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Introducing new mommy for fosters

post #1 of 9
Thread Starter 
Hey all --

Ms Friskers has come into 2 additional little kittens, also rescued from her parking lot, as we know mommy is no longer with us . I wish I could save all of the parking lot kitties, but at least we've got these 2 little ones inside.

Here's my question: how do I go about introducing them to Ms Friskers and her to them in the way to best assure she'll accept them? They look to be around 5 weeks and are both eating solid kitten food, so they don't *need* to nurse, I guess, technically, and I can feed them KMR if needed, but it would obviously be easier if Ms Friskers would take over mommy duties.

post #2 of 9
If they are weened and eating real food, then i suggest keeping them to that and supplimenting with KMR if needed. Does ms friskers have kittens of her own? if so i wouldnt risk the fosters taking nutrition away from the babies that need it when they are already eating food.
post #3 of 9
Thread Starter 
Yeah, Ms Friskers has her own kittens -- they're coming up on getting weaned themselves pretty soon, so I'm not as worried about the nutrition aspect. Honestly, it's not really nursing so much that I'm worried about, but more just her accepting them as part of her brood and "bringing them up" for the next few weeks -- washing them and accepting them as sharing her living space and so on. They're definitely too young to have no mommy kitty at all, in my opinion.
post #4 of 9
then i suppose, from my completely non professional view, that you could deffinently try to introduce them, i just say dont let them try to nurse. but as far as companion/mom aspect i think thats ok, supervise though
post #5 of 9
I think if those orphans nurse on Ms Friskers for comfort and a little milk, I think it will be fine. When we had an orphan come in, he was just shown to the mama cat... she sniffed him and then snatched him up by the scruff, dropped him into the nest and cleaned him from tip to tail... and let him nurse.

I am not an expert in this area, but I don't see why you shouldn't intro them to the mom cat. Maternal instincts take over, more often than not.
post #6 of 9
Thread Starter 
Well, gave intros a chance. No go. Ms Friskers got totally cranky about the new kittens, hissed and growled at them, and then refused to let ANY kittens, even her own, near her for the next few hours.

She has now let her kittens back to nurse, thankfully.

The other kittens are just going to have to stay safe and sound in the living room, with KMR and kitten chow out for them, it looks. Once our resident boy kitty, Imriel, decides that he likes them (24-48 hours if the first kittens are any indication), he may start washing them and such, hopefully. He's done it a bit with Ms Friskers' kittens.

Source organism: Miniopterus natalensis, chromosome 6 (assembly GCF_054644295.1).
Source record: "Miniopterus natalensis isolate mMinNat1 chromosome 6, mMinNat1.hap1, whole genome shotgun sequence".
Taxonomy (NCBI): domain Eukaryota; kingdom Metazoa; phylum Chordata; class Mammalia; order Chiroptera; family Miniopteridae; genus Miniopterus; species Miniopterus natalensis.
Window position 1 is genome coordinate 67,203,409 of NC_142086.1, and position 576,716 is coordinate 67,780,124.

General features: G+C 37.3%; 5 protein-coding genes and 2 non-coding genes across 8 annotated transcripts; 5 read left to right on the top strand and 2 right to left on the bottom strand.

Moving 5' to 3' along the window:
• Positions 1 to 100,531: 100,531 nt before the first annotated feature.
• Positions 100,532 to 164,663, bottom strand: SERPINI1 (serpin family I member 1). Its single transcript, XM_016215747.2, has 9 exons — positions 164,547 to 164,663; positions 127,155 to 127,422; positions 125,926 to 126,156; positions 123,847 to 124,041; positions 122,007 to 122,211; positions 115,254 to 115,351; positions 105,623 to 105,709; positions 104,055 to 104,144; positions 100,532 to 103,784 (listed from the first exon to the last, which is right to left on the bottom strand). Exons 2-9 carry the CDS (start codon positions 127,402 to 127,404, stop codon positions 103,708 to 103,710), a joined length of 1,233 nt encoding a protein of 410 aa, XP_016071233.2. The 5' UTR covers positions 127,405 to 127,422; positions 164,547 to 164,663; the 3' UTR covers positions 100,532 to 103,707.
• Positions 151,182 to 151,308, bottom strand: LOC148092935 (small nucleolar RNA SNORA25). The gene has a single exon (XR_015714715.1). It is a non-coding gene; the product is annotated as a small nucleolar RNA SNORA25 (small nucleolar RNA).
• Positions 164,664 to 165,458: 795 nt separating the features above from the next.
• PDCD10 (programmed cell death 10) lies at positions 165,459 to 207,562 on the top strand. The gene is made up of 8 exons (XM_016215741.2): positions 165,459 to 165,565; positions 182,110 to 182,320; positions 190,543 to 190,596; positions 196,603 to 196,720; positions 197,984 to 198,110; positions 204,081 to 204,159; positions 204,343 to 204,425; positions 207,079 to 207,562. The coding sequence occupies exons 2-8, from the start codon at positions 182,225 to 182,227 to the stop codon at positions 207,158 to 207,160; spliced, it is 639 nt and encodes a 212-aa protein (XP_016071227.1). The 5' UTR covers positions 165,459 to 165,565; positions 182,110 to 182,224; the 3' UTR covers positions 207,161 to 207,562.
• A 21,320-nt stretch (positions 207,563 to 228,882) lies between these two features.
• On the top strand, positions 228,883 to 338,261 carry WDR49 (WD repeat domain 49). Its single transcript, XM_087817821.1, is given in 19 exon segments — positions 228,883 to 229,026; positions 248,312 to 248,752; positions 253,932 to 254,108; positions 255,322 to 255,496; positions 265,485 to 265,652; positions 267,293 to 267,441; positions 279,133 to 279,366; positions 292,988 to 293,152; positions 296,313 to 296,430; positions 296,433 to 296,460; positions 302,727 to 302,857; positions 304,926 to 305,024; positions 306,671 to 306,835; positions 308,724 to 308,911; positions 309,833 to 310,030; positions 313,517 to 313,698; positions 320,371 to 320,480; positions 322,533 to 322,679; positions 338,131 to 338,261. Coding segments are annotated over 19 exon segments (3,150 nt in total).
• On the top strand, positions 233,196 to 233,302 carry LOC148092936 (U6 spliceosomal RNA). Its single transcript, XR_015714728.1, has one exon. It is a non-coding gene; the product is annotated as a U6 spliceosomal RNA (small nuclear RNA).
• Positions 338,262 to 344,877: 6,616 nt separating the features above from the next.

In the meantime, there'll be lots of playtime with all of the kittens, so they can all socialize together. And I'll be wiping two little kitten bottoms many times each day. *sigh*
post #7 of 9
Introduce the two new little ones to a litter box. If they are 5 weeks old they should use one. When mine were 5 weeks old they were perfect on the litter box. Good luck with them i'm sorry she didn't accept them.
post #8 of 9
Thread Starter 
Yeah, this morning I found two little kitten poops on the towel in the living room. So it seems they are in control of their bodily functions, but just don't get that the litter box is the spot for them, though I did stick the two of them in there and made them pee with a washcloth. I moved the poop into the litter box, so hopefully they will get the hint in a day or so. They were living outside, in the great big litterbox that that is, so I can't really blame them for screwing it up.

In good news, Ms Friskers is still displeased by them, but has gotten quite a lot more tolerant, so maybe in a few days she'll be willing to mother them a little bit. She licked both of them a little and then seemed to "realize" they weren't her kittens and hissed them away. Progress from yesterday! I mostly just don't want them to end up suckling inappropriately and being sort of socially maladjusted the way cats can be when they're separated from mom too young. So they're all in here, hanging out in the bedroom, romping and playing together.
post #9 of 9
Thread Starter 

One of the new kittens has figured out how it can have a little snack without being hissed at: it just scoots into the milk bar underneath Ms Friskers' actual kittens so she doesn't notice the addition. Smart kitten!

Also, Ms Friskers is now still hissing, but also grooming the new kittens, when they come over to her wanting love/food. Is this a sign she's starting to accept them?
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